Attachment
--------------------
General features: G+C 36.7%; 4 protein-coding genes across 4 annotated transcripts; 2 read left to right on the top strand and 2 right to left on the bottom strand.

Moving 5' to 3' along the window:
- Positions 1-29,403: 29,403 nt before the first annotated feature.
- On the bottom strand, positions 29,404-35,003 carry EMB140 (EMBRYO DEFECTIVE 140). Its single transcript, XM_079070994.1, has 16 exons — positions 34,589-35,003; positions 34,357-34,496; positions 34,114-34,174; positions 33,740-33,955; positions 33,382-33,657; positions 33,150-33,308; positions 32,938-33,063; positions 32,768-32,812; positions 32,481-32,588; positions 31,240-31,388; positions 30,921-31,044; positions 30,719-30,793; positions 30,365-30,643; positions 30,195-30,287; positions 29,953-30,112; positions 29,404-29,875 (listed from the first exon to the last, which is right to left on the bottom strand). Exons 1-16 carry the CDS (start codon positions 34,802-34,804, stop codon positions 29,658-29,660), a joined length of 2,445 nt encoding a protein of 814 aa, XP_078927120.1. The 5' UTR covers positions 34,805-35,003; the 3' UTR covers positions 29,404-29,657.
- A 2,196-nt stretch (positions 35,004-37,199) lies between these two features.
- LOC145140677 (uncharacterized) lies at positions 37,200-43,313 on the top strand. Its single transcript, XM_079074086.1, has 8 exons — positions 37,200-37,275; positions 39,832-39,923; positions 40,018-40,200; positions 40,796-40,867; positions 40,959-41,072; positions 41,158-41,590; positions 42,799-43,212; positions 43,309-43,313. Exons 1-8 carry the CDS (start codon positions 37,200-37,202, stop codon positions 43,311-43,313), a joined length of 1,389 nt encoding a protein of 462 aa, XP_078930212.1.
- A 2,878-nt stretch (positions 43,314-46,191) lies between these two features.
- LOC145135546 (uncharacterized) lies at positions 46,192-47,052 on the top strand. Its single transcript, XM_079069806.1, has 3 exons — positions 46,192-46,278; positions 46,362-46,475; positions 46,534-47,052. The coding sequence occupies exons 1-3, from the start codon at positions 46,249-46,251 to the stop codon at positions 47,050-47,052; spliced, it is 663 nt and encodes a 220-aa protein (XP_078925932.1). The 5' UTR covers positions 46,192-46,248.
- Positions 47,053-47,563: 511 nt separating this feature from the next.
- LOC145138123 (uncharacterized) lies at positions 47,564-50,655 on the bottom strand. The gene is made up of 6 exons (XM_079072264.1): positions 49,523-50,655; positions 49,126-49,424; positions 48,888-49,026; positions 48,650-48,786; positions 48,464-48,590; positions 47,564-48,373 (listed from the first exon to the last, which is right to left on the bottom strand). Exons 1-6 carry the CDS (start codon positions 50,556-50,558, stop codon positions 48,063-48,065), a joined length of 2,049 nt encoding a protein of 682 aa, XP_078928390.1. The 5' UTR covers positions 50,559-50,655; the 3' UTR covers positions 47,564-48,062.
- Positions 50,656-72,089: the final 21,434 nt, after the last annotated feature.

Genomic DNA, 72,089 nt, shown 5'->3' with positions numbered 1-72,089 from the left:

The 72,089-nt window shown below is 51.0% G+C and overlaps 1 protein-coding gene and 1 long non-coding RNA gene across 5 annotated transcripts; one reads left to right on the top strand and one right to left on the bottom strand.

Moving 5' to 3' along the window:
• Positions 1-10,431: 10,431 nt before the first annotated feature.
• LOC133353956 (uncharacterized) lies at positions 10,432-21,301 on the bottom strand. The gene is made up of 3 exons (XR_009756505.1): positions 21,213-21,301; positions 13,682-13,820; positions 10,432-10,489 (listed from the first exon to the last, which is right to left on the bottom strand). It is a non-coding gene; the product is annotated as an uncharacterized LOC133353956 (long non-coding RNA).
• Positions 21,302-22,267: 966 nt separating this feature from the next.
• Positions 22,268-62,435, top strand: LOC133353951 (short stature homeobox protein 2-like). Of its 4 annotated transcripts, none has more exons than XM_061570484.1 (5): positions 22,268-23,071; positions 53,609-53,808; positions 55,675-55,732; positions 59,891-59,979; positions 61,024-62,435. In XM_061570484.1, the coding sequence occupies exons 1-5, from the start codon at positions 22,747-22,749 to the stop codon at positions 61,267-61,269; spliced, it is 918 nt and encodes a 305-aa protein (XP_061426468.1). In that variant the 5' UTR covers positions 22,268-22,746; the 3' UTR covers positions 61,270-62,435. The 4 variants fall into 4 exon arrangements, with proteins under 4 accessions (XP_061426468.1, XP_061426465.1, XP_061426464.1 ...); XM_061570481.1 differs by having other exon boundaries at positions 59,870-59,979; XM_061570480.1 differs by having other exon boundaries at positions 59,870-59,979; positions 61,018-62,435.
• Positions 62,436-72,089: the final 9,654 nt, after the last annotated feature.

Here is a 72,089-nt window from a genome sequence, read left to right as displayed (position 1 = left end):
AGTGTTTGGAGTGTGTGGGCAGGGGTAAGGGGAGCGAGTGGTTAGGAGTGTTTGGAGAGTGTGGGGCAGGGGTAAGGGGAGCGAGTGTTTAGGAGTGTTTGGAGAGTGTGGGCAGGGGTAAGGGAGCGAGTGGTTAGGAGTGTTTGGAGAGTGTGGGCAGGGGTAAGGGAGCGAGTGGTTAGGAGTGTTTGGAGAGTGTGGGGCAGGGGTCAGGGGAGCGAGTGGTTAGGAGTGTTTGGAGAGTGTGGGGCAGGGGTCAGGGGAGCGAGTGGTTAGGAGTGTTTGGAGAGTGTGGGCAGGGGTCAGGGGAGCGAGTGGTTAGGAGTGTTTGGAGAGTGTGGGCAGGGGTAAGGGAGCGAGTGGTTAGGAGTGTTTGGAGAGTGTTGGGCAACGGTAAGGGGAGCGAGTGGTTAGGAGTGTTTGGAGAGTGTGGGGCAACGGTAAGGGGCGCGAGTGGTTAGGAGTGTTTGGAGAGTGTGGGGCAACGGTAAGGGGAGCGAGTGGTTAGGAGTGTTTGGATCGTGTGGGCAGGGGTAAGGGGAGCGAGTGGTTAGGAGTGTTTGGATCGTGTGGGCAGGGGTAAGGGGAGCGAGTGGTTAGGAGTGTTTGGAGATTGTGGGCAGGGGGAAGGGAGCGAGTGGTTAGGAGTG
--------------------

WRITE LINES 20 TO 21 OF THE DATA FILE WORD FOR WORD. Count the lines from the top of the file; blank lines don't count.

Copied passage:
Here is a 72,089-nt window from a genome sequence, read left to right as displayed (position 1 = left end):
AGTGTTTGGAGTGTGTGGGCAGGGGTAAGGGGAGCGAGTGGTTAGGAGTGTTTGGAGAGTGTGGGGCAGGGGTAAGGGGAGCGAGTGTTTAGGAGTGTTTGGAGAGTGTGGGCAGGGGTAAGGGAGCGAGTGGTTAGGAGTGTTTGGAGAGTGTGGGCAGGGGTAAGGGAGCGAGTGGTTAGGAGTGTTTGGAGAGTGTGGGGCAGGGGTCAGGGGAGCGAGTGGTTAGGAGTGTTTGGAGAGTGTGGGGCAGGGGTCAGGGGAGCGAGTGGTTAGGAGTGTTTGGAGAGTGTGGGCAGGGGTCAGGGGAGCGAGTGGTTAGGAGTGTTTGGAGAGTGTGGGCAGGGGTAAGGGAGCGAGTGGTTAGGAGTGTTTGGAGAGTGTTGGGCAACGGTAAGGGGAGCGAGTGGTTAGGAGTGTTTGGAGAGTGTGGGGCAACGGTAAGGGGCGCGAGTGGTTAGGAGTGTTTGGAGAGTGTGGGGCAACGGTAAGGGGAGCGAGTGGTTAGGAGTGTTTGGATCGTGTGGGCAGGGGTAAGGGGAGCGAGTGGTTAGGAGTGTTTGGATCGTGTGGGCAGGGGTAAGGGGAGCGAGTGGTTAGGAGTGTTTGGAGATTGTGGGCAGGGGGAAGGGAGCGAGTGGTTAGGAGTG